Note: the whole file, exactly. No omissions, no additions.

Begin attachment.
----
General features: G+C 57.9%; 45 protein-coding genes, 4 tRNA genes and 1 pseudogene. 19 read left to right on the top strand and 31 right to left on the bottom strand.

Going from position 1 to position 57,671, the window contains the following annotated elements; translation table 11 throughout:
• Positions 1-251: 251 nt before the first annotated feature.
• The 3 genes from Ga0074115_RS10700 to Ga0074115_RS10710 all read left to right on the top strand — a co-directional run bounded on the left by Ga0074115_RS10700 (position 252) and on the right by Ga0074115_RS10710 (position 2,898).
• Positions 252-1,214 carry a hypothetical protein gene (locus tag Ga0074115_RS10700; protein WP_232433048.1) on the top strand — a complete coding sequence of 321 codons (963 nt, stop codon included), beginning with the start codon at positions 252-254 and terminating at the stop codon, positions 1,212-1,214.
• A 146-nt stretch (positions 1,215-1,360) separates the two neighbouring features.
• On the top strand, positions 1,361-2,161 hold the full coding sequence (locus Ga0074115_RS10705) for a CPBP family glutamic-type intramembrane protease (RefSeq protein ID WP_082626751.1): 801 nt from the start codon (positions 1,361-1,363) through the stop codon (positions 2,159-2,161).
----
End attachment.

General features: G+C 57.9%; 45 protein-coding genes, 4 tRNA genes and 1 pseudogene. 19 read left to right on the top strand and 31 right to left on the bottom strand.

Going from position 1 to position 57,671, the window contains the following annotated elements; translation table 11 throughout:
• Positions 1-251: 251 nt before the first annotated feature.
• The 3 genes from Ga0074115_RS10700 to Ga0074115_RS10710 all read left to right on the top strand — a co-directional run bounded on the left by Ga0074115_RS10700 (position 252) and on the right by Ga0074115_RS10710 (position 2,898).
• Positions 252-1,214 carry a hypothetical protein gene (locus tag Ga0074115_RS10700; protein WP_232433048.1) on the top strand — a complete coding sequence of 321 codons (963 nt, stop codon included), beginning with the start codon at positions 252-254 and terminating at the stop codon, positions 1,212-1,214.
• A 146-nt stretch (positions 1,215-1,360) separates the two neighbouring features.
• On the top strand, positions 1,361-2,161 hold the full coding sequence (locus Ga0074115_RS10705) for a CPBP family glutamic-type intramembrane protease (RefSeq protein ID WP_082626751.1): 801 nt from the start codon (positions 1,361-1,363) through the stop codon (positions 2,159-2,161).